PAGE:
Gold has always had a certain importance in most cultures of the world. Symbol of wealth, power and prosperity, it fascinates through the ages. Here is an article with the symbolism of gold across cultures.
Gold in Egyptian culture.
Gold has been highly appreciated by the ancient Egyptians. Considered the flesh of the sun god, Ra. The Pharaohs and Egyptian queens had large reserves of gold and was a symbol of eternal life. The high social status or religious Egyptians were often buried in coffins made of solid gold inlaid with gold.
Gold in Ireland.
The Irish long ago were making bracelets and gold necklaces (torcs, gorgets and crescent). They would often secreted deep in bogs and rivers as offerings to the Celtic gods.
Gold in Central America.
The ancient tribes of America offered gold to their gods by throwing it in a lake or a sacred river.
Gold in the African culture.
Many African cultures used gold on a large scale. In most cases, gold was used to create objects to beautify the courts of their chiefs and officers. Many countries have special workshops exclusively used for the production of gold objects. The products of these workshops were often very elaborate and were mostly used for ceremonial purposes. Gold is known to have been exported at different times, mostly from Ethiopia, Sudan and Bantu region.
Gold in Asian culture.
Archaeologists discovered pieces of gold jewelry certain Asian plants, gold objects dating from the time of Christ’s birth.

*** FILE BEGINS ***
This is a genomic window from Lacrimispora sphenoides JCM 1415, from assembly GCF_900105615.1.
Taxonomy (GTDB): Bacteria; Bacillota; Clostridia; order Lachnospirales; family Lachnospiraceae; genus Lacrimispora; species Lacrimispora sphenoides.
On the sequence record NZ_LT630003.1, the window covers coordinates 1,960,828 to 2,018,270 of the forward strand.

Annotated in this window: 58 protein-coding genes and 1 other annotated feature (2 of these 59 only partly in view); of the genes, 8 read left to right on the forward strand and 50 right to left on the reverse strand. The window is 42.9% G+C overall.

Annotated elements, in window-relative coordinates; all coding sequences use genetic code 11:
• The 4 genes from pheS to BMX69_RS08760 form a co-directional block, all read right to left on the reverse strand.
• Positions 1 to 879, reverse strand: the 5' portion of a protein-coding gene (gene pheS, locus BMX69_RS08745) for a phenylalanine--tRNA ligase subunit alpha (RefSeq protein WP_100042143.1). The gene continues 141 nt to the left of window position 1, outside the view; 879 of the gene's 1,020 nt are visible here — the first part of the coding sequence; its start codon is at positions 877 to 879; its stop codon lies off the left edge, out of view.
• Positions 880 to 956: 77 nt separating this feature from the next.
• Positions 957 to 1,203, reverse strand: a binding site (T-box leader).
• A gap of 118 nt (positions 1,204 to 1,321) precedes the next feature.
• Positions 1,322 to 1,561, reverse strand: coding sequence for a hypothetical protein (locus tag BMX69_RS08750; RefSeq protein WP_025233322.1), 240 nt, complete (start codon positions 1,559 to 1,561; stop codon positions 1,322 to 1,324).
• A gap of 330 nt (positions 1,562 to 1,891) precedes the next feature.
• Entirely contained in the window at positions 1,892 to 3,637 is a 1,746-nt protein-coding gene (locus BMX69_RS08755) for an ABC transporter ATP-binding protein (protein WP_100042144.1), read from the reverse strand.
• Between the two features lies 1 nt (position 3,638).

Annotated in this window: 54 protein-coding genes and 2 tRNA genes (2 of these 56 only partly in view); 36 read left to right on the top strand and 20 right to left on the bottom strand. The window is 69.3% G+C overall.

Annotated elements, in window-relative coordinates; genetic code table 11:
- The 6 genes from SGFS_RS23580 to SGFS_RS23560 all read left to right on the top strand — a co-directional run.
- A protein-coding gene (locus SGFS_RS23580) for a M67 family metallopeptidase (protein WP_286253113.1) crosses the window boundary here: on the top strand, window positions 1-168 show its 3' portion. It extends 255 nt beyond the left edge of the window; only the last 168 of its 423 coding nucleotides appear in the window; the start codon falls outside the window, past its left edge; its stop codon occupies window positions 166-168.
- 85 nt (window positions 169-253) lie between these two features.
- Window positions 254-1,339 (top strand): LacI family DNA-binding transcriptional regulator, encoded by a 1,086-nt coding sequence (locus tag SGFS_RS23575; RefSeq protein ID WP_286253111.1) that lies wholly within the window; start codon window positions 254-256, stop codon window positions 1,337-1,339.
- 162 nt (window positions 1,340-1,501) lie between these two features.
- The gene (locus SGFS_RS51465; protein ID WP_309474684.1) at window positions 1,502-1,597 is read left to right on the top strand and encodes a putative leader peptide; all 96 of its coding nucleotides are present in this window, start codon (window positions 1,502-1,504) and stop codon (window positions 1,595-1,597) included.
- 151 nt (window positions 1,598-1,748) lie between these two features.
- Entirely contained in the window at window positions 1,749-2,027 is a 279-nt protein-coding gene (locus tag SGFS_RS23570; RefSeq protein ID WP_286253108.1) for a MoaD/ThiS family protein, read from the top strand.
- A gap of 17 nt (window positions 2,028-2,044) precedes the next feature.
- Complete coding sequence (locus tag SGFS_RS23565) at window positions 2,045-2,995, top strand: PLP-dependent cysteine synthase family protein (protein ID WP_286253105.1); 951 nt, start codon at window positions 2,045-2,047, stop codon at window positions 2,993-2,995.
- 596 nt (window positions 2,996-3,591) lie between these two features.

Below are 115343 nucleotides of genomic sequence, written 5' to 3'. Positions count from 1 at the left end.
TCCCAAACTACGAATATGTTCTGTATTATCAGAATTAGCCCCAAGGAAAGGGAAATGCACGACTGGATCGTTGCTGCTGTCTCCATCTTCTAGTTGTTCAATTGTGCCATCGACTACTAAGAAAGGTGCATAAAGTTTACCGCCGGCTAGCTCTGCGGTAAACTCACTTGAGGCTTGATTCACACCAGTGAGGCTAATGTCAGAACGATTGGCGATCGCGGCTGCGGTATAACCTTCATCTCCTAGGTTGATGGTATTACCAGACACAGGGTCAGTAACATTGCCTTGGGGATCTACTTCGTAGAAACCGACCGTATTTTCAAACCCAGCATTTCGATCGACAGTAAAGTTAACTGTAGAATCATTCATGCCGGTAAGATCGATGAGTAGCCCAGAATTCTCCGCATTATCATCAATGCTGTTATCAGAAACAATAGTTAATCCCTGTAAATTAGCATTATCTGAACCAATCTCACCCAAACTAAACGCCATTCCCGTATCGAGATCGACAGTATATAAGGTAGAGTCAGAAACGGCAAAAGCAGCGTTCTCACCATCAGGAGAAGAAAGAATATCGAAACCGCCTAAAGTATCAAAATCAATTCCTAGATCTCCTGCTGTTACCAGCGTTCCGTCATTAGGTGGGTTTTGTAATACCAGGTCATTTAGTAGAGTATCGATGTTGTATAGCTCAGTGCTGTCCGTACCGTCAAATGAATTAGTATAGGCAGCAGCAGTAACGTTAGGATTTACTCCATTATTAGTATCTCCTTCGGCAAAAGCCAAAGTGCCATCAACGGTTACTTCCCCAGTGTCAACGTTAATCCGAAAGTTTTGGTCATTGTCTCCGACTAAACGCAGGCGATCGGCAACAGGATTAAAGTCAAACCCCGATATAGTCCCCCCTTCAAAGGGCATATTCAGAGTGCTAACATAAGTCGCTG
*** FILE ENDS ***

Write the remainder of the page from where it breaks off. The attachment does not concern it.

China was (and still is) a country where gold has a wide use. Already in 1100 BC, is encrusted in gold and bronze objects in many jewels, and the use of gold continued through the different royal dynasties.
Gold in Ancient Rome.
Gold as precious metal was especially popular in Roman times. With the growth of cities and culture, Rome has attracted talented artisans who have created a wide range of gold jewelry (cameo pins, rings, pendants, earrings, headpieces). Historians believe that the tradition of using a gold ring to symbolize marriage and commitment comes from the Roman era.
Over time the Romans extended the use of gold beyond jewelry and used it to make pots, ornaments and household items in the homes of the upper classes. The presence of a lot of gold in the house was a symbol of wealth and prosperity.
The advent of Christianity ended the tradition of burying the dead with their gold jewelry.